• Amanda Nov 20, 2013 

    Megan, you truly give me hope to pass on to my son. He was born with HLHS that was also not diagnosed until we had him home. His first surgery was at 13 days and he just had his second back in September @ around 6 months. Currently, he is thriving and I’ll always worry about him but it’s good to know that through the advances in medicine, these kids coming up can lead full lives!! Thank you so much for being such an inspiration to us all!!!

    Reply
  • Janet McGuire Oct 17, 2013 

    Megan: I have a 7 week old grandson who was diagnosed with HLHS at 6 days old. He has had his first surgery at 13 days old . He will have the other 2 in the near future . I just wanted to say the you are a true inspiration to us and thank you so much for allowing us to share your story with you. I know our little guy has battles ahead of him but he has a strong and loving family in front of him. Knowing that people, like him are out there and doing so well is such a help for us. Thank you Megan……. Take care…….. Janet

    Reply
  • Steve Neish Sep 30, 2013 

    Meghan, Thank you for helping us to remember what’s important. Steve

    Reply
  • Phil Sep 27, 2013 

    My 9-month son was diagnosed with a heart condition shortly after he was born. He has had one surgery and we hope his last. Your story gives me hope that he will be able to actively enjoy sports as he grows up.

    Reply
  • Betsy Castillo Sep 25, 2013 

    Thank you very much for sharing your encouraging story. Your story and life experience allows people to keep dreaming big in spite of limitations or adversity. I pray that God continues to bles you with health and incredible energy.

    Thank you for the time you took to share your hopeful adventures and your passion for life.

    I will continue to follow you and pray for you.

    Betsy Sophia

    Reply
  • Elizabeth Wonka Sep 19, 2013 

    Meghan,
    You were a joy and inspiration at 5, and so much more now! Your words speak volumes, and so eloquently….I hope we will see you again before too long!!
    Love from all of us Wonkas!

    Reply
  • Melissa Simpson Sep 12, 2013 

    Fantastic message in your story, thank you. I have shared with our 4000 facebook members who are mostly all Heart parents or have CHD themselves. I know that this will be a popular post offering hope for the future.

    Best your pioneering surgeon is pretty impressed with you too!

    Reply
  • Carrie Larsen Sep 10, 2013 

    I am so glad I stumbled upon this….Our son has HLHS. He’s 13 and doing well. You are such an inspiration and I can’t wait to show him your story. Thank you. You give us strength and courage to defy what the Dr.’s tell us our children wont be able to do!!

    Reply
  • Amy Covert Sep 10, 2013 

    I’m crying tears of joy for you, Meghan – my gorgeous almost 16 year old niece has HLHS and has taken to skiing and hiking. You are amazing and so is she. Your inspirational attitude will be of great comfort to many terrified parents. I appreciate this article and video tremendously… 🙂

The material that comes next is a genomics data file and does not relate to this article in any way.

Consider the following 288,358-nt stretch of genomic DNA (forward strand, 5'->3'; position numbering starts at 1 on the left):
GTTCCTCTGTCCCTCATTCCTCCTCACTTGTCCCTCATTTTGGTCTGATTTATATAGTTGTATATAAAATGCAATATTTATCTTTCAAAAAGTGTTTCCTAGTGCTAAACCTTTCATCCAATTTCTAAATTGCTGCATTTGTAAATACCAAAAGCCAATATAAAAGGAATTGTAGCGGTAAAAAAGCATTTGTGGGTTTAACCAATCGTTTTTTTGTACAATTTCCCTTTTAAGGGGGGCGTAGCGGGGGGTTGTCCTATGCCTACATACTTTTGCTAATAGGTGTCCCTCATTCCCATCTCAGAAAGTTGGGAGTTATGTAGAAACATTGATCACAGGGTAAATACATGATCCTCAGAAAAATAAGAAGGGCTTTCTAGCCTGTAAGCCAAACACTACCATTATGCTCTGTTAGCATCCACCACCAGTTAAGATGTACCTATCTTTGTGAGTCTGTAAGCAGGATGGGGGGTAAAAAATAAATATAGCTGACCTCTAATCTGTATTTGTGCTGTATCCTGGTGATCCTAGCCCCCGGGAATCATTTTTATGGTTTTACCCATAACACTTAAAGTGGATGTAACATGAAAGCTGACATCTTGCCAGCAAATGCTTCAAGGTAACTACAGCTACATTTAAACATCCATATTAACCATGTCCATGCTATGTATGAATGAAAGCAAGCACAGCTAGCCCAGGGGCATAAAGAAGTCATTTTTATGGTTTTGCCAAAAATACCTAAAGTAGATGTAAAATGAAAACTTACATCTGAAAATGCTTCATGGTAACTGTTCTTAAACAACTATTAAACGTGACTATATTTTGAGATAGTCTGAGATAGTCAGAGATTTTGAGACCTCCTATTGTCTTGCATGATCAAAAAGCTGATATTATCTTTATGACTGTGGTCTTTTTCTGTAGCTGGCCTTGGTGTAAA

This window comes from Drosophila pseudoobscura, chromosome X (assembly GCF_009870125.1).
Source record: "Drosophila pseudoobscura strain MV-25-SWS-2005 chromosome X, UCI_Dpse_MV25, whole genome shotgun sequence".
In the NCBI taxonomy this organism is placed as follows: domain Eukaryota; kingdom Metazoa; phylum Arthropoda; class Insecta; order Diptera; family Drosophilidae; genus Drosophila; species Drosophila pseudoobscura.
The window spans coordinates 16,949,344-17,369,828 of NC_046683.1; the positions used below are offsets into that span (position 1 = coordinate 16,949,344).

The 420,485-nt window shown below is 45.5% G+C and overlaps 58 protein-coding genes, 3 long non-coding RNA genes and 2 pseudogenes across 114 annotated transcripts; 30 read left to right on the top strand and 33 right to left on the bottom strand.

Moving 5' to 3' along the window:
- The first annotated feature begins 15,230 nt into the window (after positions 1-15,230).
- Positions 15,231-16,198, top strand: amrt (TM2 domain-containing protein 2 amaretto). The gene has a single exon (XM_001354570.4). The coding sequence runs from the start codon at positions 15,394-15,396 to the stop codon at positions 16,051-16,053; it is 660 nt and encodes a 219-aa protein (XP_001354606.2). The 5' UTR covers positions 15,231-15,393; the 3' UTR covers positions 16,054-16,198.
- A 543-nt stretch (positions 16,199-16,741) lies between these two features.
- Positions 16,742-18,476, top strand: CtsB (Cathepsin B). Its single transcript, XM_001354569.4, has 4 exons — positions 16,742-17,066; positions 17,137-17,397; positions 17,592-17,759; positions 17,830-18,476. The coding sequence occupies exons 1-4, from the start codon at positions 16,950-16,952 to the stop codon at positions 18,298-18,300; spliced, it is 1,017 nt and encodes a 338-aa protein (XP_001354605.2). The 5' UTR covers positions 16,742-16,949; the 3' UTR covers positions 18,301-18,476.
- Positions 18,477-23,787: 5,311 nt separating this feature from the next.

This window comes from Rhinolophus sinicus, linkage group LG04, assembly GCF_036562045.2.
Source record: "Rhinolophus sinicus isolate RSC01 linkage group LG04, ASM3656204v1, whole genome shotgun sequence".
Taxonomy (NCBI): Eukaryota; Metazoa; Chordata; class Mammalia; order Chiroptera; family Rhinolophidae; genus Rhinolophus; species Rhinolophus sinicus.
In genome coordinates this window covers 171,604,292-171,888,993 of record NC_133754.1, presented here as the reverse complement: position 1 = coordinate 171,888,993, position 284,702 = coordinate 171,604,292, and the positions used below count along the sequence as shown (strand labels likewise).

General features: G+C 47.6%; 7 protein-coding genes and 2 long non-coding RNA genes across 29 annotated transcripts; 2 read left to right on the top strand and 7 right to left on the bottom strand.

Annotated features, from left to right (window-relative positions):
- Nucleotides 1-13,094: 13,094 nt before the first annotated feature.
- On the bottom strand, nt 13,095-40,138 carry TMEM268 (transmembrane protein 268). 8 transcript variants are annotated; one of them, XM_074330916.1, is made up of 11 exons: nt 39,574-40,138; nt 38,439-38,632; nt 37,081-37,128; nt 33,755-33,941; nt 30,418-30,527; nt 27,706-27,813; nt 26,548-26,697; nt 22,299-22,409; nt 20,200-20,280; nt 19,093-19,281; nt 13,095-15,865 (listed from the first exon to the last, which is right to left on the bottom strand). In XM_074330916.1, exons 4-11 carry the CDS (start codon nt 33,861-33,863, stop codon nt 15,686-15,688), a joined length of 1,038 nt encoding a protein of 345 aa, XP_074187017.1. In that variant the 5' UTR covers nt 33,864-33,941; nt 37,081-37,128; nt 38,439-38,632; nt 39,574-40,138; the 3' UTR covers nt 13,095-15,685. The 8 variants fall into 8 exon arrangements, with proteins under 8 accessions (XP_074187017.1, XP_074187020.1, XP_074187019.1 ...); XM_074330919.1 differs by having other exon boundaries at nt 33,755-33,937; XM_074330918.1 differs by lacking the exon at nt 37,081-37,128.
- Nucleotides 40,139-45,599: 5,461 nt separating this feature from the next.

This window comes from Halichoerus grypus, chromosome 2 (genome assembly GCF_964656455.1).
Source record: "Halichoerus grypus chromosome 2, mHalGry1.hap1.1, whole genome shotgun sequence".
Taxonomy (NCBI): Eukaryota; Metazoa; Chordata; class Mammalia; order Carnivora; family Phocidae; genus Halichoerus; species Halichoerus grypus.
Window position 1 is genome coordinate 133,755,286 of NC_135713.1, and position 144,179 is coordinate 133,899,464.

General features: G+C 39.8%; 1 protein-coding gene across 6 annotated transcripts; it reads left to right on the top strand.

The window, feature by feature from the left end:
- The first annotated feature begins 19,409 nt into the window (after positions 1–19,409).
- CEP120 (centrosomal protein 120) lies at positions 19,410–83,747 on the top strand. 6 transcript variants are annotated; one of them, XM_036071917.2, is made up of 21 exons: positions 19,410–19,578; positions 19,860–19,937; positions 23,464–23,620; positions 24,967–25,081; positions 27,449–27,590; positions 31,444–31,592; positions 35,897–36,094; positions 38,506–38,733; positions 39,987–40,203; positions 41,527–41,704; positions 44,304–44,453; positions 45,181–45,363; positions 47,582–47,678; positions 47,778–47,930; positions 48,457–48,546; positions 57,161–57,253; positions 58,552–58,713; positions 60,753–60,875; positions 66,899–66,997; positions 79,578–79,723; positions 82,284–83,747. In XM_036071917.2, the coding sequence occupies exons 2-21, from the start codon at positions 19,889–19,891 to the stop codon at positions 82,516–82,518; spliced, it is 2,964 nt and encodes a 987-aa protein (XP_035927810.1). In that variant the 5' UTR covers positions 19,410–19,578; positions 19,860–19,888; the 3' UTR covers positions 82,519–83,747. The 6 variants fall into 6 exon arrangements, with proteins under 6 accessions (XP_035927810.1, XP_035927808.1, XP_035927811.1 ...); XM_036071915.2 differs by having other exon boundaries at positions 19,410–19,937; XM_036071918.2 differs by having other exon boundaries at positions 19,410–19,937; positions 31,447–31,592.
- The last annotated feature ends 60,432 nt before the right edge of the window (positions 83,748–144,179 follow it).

Reply
  • Sandra Rivera Sep 10, 2013 

    Meghan, first time I met you and your mom was about 10 years ago, when you were attending TASIS and living in the same street in Puerto Rico. First I saw of you was another ‘blondie’ bouncing and tumbling around the school. I never even knew about yr challenge until that day you had to be whisked to the hospital for irregular heart rhythm and I found your brave mom in distress… No one would’ve guessed anything was wrong with yr heart then, you were and ARE clearly living your life to the fullest and thankfully your parents were always brave enough to allow you to set your own boundaries. Through the years your stories of accomplishments have amazed me! I am SO SO proud of you and I’m just a distant bystander… Just know, as incredibly inspirational you must be for children and parents who go through this as well, you are also an amazing inspiration for anyone else! Whenever I drag my feet and get consumed with the pity stuff of life, these kind of posts with your bright smile and amazing strength and energy, totally changes my day and my attitude! Thank you for sharing, Meghan. I will be following and sharing your adventures. You ROCK. Hugs xxx Sandra

    Reply
  • Mary Jo Lalor Sep 09, 2013 

    You are such an inspiration to me and a role model for my 7 year old daughter who has HLHS! Thank you for posting your story.

    Reply
  • Nicole Corbesato Sep 09, 2013 

    I love you Meg!! You have inspired me since first learning of my daughters diagnosis of HLHS . Now I have 2!!! 2 biological daughters HLHS….my “make a wish” is for you to meet us. You Are AMAZING!

    Reply
  • Crisse Sep 09, 2013 

    Meghan, You are an inspiration to not only younger kids with similar defects, but to all the parents of kids with CHD’s!!! I love your determination and strength. You are a truly amazing young woman. You are giving young girls with CHD’s (or any young girl for that matter) a MAGNIFICENT role model to look up to! The sky is the limit, and you are living proof of that!

    Reply
  • Molly Sep 09, 2013 

    I just watched this with my 3 year old little girl who has HLHS. She asked, why do you have tears, Mommy? I told her it was because I hope she is like you and never afraid to do whatever she wants to do. <3

    Reply
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  • Joshua Myers Sep 09, 2013 

    Meghan, Keep pushing boundaries – you are a hero and an inspiration (even to an adaptive athlete like myself)!

    Reply